Feedback on preferred option

6.24 We have not expressed a preference for how the general rule should operate but would be interested in obtaining views on the options as well as any not considered in this section.

Expenditure on account of an employee

6.25 The statutory definition of “expenditure on account of an employee” is very widely drawn, so there is a comprehensive list of exclusions from this definition. Although most of the exclusions in this list cover specific types of payment, there are two general exclusions set out in section CE 5(3)(a) and (c). These are important exclusions because they cover employee expenditure payments in general.

6.26 There have been a number of significant changes to this legislation since it was first introduced in 1985.[33] The changes have reflected major and minor reform of the tax treatment of employee expenditure payments. As a result of these changes, the general exclusions have been amended and expanded and it is no longer clear how the exclusions should apply, particularly in relation to each other. The general exclusion in section CE 5(3)(a) which only covered the payment of an allowance when first introduced now has wider coverage so, arguably, it now covers a wider range of employee expenditure payments.


6.27 Removing the ambiguity around the interpretation of the exclusions from expenditure on account of an employee would improve certainty around the tax treatment of employee expenditure payments.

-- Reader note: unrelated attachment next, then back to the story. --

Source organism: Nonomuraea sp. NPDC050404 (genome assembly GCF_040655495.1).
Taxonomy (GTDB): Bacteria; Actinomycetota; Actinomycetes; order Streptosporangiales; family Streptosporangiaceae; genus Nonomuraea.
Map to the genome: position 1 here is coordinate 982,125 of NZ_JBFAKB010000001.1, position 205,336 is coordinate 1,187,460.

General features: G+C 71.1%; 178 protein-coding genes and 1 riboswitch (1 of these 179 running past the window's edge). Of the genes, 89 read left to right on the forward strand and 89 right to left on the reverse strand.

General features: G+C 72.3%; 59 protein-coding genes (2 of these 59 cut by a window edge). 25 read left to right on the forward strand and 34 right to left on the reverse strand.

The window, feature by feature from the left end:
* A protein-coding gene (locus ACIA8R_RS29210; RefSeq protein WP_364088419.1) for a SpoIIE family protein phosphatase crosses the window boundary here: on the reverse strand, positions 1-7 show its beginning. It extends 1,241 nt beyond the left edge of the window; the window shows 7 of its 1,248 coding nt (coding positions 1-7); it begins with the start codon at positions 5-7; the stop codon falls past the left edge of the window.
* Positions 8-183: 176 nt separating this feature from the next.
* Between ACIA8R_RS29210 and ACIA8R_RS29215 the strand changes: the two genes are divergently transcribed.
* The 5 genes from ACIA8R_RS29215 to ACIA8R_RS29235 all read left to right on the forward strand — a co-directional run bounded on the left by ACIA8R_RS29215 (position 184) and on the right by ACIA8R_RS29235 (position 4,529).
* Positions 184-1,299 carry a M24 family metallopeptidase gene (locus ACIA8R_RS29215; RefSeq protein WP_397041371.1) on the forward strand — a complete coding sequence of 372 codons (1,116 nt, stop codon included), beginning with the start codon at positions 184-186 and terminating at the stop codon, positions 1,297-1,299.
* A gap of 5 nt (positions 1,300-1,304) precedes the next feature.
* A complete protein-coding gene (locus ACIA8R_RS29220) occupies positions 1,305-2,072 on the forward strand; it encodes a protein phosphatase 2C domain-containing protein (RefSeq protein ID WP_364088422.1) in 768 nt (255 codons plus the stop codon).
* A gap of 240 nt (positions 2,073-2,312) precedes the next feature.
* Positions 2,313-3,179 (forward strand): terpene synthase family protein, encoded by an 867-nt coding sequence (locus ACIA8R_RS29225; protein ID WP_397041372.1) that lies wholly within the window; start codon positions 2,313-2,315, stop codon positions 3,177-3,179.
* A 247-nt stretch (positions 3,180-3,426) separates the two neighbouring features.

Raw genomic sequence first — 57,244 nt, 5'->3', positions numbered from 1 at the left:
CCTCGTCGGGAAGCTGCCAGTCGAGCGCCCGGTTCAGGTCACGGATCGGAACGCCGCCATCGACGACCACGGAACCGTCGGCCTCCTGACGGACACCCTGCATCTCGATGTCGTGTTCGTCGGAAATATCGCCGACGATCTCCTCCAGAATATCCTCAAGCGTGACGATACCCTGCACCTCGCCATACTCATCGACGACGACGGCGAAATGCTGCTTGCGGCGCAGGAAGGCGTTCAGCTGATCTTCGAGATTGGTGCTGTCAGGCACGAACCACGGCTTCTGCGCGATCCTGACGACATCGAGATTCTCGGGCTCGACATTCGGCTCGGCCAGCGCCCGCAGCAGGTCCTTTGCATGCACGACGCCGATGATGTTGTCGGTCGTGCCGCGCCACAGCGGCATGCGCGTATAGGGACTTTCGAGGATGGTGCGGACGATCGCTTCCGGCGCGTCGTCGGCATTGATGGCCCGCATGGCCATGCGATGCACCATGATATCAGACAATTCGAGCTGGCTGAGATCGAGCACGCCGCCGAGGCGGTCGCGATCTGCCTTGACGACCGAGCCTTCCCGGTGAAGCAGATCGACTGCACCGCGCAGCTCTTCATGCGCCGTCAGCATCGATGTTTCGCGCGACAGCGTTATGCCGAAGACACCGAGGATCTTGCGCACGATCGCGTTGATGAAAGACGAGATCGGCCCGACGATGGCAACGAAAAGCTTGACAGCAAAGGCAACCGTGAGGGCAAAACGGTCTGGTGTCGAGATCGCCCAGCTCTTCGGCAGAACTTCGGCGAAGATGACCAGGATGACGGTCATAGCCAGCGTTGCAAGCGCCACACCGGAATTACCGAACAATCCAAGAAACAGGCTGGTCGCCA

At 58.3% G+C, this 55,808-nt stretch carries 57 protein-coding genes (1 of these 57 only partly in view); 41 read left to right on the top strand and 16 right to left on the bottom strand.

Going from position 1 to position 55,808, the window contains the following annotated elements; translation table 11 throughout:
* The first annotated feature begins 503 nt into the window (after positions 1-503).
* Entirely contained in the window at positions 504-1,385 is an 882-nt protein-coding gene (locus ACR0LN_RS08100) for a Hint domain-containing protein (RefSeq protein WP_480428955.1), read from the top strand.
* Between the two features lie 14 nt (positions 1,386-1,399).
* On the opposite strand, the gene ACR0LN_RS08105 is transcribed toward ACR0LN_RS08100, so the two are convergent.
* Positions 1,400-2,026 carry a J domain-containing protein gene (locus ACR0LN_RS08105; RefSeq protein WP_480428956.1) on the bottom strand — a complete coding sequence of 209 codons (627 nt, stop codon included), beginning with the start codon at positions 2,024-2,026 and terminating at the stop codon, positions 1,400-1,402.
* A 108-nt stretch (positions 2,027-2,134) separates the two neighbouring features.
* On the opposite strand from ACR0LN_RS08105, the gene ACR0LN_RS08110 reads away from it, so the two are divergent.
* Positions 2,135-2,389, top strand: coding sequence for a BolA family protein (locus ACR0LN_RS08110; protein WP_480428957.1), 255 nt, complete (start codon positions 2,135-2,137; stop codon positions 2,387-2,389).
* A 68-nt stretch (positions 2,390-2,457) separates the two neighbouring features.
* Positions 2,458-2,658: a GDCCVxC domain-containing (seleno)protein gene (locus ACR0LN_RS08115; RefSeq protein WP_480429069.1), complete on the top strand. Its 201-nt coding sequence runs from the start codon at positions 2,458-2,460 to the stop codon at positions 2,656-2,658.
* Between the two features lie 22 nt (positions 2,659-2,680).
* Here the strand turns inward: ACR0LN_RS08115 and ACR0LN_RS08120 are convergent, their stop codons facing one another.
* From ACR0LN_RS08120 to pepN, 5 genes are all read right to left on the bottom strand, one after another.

6.28 This would require legislative change to the two general exclusions, either by:

  • amending both general exclusions to make a clearer distinction between when they should apply. A distinction would need to be made between reimbursing allowances, expenses incurred by employees and expenses incurred on behalf of their employers. This would require the way in which an employee expenditure payment is made to be considered in applying the tax rules;
  • replacing both exclusions with a single general exclusion. This would consolidate the general exclusions into a single exclusion. Since there would only be a single such exception, the way in which an employee expenditure payment is made would not need to be considered; or.
  • repeal of paragraph (c) in section CE 5(3). This would leave the paragraph (a) exception unchanged as the only general exclusion.
Preferred option

6.29 The best option will be determined by the shape of the overall legislation relating to employee expenditure payments and a decision on the preferred option will not be apparent until that is clear.

Capital limitation

6.30 An employee is denied a deduction for expenditure that is capital in nature. However, section CW 17(4) allows for a payment to include an amount of depreciation loss. The depreciation rules also allow low value assets (costing $500 or less) to be deducted in the year of acquisition.